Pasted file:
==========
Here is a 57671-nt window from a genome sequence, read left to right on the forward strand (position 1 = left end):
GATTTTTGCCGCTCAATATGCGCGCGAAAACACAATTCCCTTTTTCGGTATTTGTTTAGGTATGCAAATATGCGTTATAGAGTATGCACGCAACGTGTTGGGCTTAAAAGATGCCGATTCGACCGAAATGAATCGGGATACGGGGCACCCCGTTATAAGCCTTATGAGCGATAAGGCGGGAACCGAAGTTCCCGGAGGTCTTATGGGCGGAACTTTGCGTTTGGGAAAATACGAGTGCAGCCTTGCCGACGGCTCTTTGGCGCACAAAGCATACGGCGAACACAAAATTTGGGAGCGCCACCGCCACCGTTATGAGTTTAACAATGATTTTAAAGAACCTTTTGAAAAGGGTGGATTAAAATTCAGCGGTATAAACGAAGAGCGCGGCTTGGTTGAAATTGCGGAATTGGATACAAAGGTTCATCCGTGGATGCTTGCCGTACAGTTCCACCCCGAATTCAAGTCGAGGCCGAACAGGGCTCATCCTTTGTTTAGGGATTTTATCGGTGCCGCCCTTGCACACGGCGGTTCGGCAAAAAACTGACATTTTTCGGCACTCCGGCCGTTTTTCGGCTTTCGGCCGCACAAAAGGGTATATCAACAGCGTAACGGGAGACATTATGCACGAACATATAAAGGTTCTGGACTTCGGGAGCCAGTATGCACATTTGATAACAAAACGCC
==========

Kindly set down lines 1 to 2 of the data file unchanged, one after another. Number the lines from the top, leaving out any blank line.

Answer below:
Here is a 57671-nt window from a genome sequence, read left to right on the forward strand (position 1 = left end):
GATTTTTGCCGCTCAATATGCGCGCGAAAACACAATTCCCTTTTTCGGTATTTGTTTAGGTATGCAAATATGCGTTATAGAGTATGCACGCAACGTGTTGGGCTTAAAAGATGCCGATTCGACCGAAATGAATCGGGATACGGGGCACCCCGTTATAAGCCTTATGAGCGATAAGGCGGGAACCGAAGTTCCCGGAGGTCTTATGGGCGGAACTTTGCGTTTGGGAAAATACGAGTGCAGCCTTGCCGACGGCTCTTTGGCGCACAAAGCATACGGCGAACACAAAATTTGGGAGCGCCACCGCCACCGTTATGAGTTTAACAATGATTTTAAAGAACCTTTTGAAAAGGGTGGATTAAAATTCAGCGGTATAAACGAAGAGCGCGGCTTGGTTGAAATTGCGGAATTGGATACAAAGGTTCATCCGTGGATGCTTGCCGTACAGTTCCACCCCGAATTCAAGTCGAGGCCGAACAGGGCTCATCCTTTGTTTAGGGATTTTATCGGTGCCGCCCTTGCACACGGCGGTTCGGCAAAAAACTGACATTTTTCGGCACTCCGGCCGTTTTTCGGCTTTCGGCCGCACAAAAGGGTATATCAACAGCGTAACGGGAGACATTATGCACGAACATATAAAGGTTCTGGACTTCGGGAGCCAGTATGCACATTTGATAACAAAACGCC